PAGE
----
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Liver Int. 2014 Jul;34(6):850-8. doi: 10.1111/liv.12380. Epub 2013 Nov 24.

Protective effect of Bifidobacterium pseudocatenulatum CECT7765 against induced bacterial antigen translocation in experimental cirrhosis.

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CIBERehd, Instituto de Salud Carlos III, Madrid, Spain; Unidad Hepática, Consejo Superior de Investigaciones Científicas (IATA-CSIC), Valencia, Spain.



Intervention in the gut ecosystem is considered as a potential strategy to treat liver diseases and their complications. We have evaluated the effects of Bifidobacterium pseudocatenulatum CECT7765 on bacterial translocation and the liver status in experimental cirrhosis.


Liver damage was induced in Balb/c mice by weight-controlled oral administration of carbon tetrachloride. Laparotomies were performed at week 12. One week prior to laparotomy, animals received B. pseudocatenulatum CECT7765 (10(9) cfu/daily) or placebo intragastrically. All animals received Escherichia coli (10(7) cfu/single dose) intragastrically 24 hours before laparotomy. A group of naïve non-treated animals was included as control. Liver tissue specimens, mesenteric lymph nodes, intestinal content and blood were collected. Liver histology, profibrogenic genes expression, bacterial DNA translocation, serum endotoxaemia and liver cytokine levels were measured.


Bifidobacterium pseudocatenulatum CECT7765 showed no significant effect on structural liver damage, as determined by histological evaluation, alpha-smooth muscle actin distribution, profibrogenic gene expression levels, total hydroxyproline levels and malon dialdehyde production compared with mice receiving placebo. Interestingly, bacterial DNA translocation and serum endotoxin levels were significantly decreased in mice receiving the Bifidobacterium strain compared with placebo. Gut barrier integrity markers were up-regulated in mice receiving B. pseudocatenulatum CECT7765 and quantitatively correlated with intestinal gene copy numbers of the bifidobacterial strain. Gene expression levels of several anti-inflammatory mediators were also increased in mice receiving B. pseudocatenulatum CECT7765 compared with placebo.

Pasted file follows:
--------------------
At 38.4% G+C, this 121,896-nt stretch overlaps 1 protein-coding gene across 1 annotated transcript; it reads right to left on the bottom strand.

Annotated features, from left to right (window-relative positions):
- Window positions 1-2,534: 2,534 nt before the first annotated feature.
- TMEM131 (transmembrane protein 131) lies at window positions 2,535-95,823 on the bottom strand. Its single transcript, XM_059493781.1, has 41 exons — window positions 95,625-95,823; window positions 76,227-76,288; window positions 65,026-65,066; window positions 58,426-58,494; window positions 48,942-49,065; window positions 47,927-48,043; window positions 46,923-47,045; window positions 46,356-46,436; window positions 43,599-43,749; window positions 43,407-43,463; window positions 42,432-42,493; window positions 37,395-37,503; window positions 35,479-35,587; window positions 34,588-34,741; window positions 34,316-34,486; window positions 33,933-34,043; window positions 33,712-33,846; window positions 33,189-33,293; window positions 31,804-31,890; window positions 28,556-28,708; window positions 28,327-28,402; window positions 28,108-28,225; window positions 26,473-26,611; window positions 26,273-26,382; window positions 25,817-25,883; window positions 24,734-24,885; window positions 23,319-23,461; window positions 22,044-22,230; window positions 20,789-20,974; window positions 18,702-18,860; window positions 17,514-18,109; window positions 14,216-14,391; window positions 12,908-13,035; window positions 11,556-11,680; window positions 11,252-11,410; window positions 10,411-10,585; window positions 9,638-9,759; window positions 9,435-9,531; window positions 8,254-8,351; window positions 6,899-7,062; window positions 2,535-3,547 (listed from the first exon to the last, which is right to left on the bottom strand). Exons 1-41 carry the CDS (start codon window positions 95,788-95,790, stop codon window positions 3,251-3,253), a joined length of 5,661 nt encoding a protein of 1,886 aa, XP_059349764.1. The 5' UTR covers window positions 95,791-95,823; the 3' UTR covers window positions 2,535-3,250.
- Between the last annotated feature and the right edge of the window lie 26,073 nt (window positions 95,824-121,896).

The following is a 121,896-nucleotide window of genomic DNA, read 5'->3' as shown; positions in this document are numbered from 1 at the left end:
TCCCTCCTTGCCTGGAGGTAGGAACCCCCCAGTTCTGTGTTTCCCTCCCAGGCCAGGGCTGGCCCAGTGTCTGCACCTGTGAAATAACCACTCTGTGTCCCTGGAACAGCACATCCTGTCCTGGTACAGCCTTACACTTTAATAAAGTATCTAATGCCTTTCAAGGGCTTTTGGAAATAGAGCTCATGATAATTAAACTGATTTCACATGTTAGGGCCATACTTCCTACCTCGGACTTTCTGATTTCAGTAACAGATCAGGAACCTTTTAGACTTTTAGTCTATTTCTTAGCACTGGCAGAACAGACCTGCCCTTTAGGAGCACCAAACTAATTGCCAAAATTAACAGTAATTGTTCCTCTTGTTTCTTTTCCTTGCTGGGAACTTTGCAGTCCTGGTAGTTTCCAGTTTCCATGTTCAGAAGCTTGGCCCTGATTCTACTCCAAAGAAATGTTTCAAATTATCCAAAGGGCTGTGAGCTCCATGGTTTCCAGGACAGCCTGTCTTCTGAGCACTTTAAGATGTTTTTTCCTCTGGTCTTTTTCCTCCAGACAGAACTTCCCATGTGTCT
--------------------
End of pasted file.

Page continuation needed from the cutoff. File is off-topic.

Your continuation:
Oral administration of B. pseudocatenulatum CECT7765 is associated with improved gut barrier integrity and shows a beneficial effect against induced bacterial antigen translocation in the CCl4 -model of cirrhosis.


B. pseudocatenulatum CECT7765; bacterial translocation; cirrhosis; inflammation; microbiota

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